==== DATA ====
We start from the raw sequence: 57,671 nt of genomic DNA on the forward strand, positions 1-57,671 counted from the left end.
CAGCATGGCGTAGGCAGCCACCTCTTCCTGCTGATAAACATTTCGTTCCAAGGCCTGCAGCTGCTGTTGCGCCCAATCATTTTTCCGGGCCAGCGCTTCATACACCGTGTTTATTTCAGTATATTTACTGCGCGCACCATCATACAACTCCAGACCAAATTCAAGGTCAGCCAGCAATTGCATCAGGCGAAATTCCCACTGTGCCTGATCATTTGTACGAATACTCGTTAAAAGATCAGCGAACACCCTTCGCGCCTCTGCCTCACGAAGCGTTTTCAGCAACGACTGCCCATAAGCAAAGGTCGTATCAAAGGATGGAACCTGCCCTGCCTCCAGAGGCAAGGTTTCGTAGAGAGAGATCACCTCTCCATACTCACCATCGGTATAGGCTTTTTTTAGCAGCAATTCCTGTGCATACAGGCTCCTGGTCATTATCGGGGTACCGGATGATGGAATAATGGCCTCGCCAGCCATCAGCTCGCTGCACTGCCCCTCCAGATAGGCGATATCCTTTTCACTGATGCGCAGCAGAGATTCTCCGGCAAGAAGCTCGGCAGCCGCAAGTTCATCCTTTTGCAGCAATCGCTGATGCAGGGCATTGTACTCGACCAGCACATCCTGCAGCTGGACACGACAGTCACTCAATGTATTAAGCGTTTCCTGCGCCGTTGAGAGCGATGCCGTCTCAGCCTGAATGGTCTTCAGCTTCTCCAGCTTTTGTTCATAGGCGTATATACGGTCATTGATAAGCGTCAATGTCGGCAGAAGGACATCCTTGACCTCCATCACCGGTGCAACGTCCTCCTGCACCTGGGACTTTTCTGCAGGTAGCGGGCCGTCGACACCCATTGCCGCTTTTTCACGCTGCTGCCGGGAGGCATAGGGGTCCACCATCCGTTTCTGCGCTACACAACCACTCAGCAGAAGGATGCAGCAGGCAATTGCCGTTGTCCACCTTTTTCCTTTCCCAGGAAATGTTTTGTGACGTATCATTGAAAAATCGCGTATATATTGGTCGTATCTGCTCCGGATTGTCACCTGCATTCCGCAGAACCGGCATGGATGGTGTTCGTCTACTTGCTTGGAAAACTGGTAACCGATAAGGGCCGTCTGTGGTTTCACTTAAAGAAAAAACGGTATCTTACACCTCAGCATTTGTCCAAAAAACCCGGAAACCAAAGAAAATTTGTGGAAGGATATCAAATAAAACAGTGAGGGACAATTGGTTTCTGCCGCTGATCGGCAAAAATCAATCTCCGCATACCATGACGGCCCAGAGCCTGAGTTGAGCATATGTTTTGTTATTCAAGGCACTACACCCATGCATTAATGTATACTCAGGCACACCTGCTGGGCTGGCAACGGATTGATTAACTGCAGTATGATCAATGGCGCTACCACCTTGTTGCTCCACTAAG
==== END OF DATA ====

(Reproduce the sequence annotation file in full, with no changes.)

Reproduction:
We start from the raw sequence: 57,671 nt of genomic DNA on the forward strand, positions 1-57,671 counted from the left end.
CAGCATGGCGTAGGCAGCCACCTCTTCCTGCTGATAAACATTTCGTTCCAAGGCCTGCAGCTGCTGTTGCGCCCAATCATTTTTCCGGGCCAGCGCTTCATACACCGTGTTTATTTCAGTATATTTACTGCGCGCACCATCATACAACTCCAGACCAAATTCAAGGTCAGCCAGCAATTGCATCAGGCGAAATTCCCACTGTGCCTGATCATTTGTACGAATACTCGTTAAAAGATCAGCGAACACCCTTCGCGCCTCTGCCTCACGAAGCGTTTTCAGCAACGACTGCCCATAAGCAAAGGTCGTATCAAAGGATGGAACCTGCCCTGCCTCCAGAGGCAAGGTTTCGTAGAGAGAGATCACCTCTCCATACTCACCATCGGTATAGGCTTTTTTTAGCAGCAATTCCTGTGCATACAGGCTCCTGGTCATTATCGGGGTACCGGATGATGGAATAATGGCCTCGCCAGCCATCAGCTCGCTGCACTGCCCCTCCAGATAGGCGATATCCTTTTCACTGATGCGCAGCAGAGATTCTCCGGCAAGAAGCTCGGCAGCCGCAAGTTCATCCTTTTGCAGCAATCGCTGATGCAGGGCATTGTACTCGACCAGCACATCCTGCAGCTGGACACGACAGTCACTCAATGTATTAAGCGTTTCCTGCGCCGTTGAGAGCGATGCCGTCTCAGCCTGAATGGTCTTCAGCTTCTCCAGCTTTTGTTCATAGGCGTATATACGGTCATTGATAAGCGTCAATGTCGGCAGAAGGACATCCTTGACCTCCATCACCGGTGCAACGTCCTCCTGCACCTGGGACTTTTCTGCAGGTAGCGGGCCGTCGACACCCATTGCCGCTTTTTCACGCTGCTGCCGGGAGGCATAGGGGTCCACCATCCGTTTCTGCGCTACACAACCACTCAGCAGAAGGATGCAGCAGGCAATTGCCGTTGTCCACCTTTTTCCTTTCCCAGGAAATGTTTTGTGACGTATCATTGAAAAATCGCGTATATATTGGTCGTATCTGCTCCGGATTGTCACCTGCATTCCGCAGAACCGGCATGGATGGTGTTCGTCTACTTGCTTGGAAAACTGGTAACCGATAAGGGCCGTCTGTGGTTTCACTTAAAGAAAAAACGGTATCTTACACCTCAGCATTTGTCCAAAAAACCCGGAAACCAAAGAAAATTTGTGGAAGGATATCAAATAAAACAGTGAGGGACAATTGGTTTCTGCCGCTGATCGGCAAAAATCAATCTCCGCATACCATGACGGCCCAGAGCCTGAGTTGAGCATATGTTTTGTTATTCAAGGCACTACACCCATGCATTAATGTATACTCAGGCACACCTGCTGGGCTGGCAACGGATTGATTAACTGCAGTATGATCAATGGCGCTACCACCTTGTTGCTCCACTAAG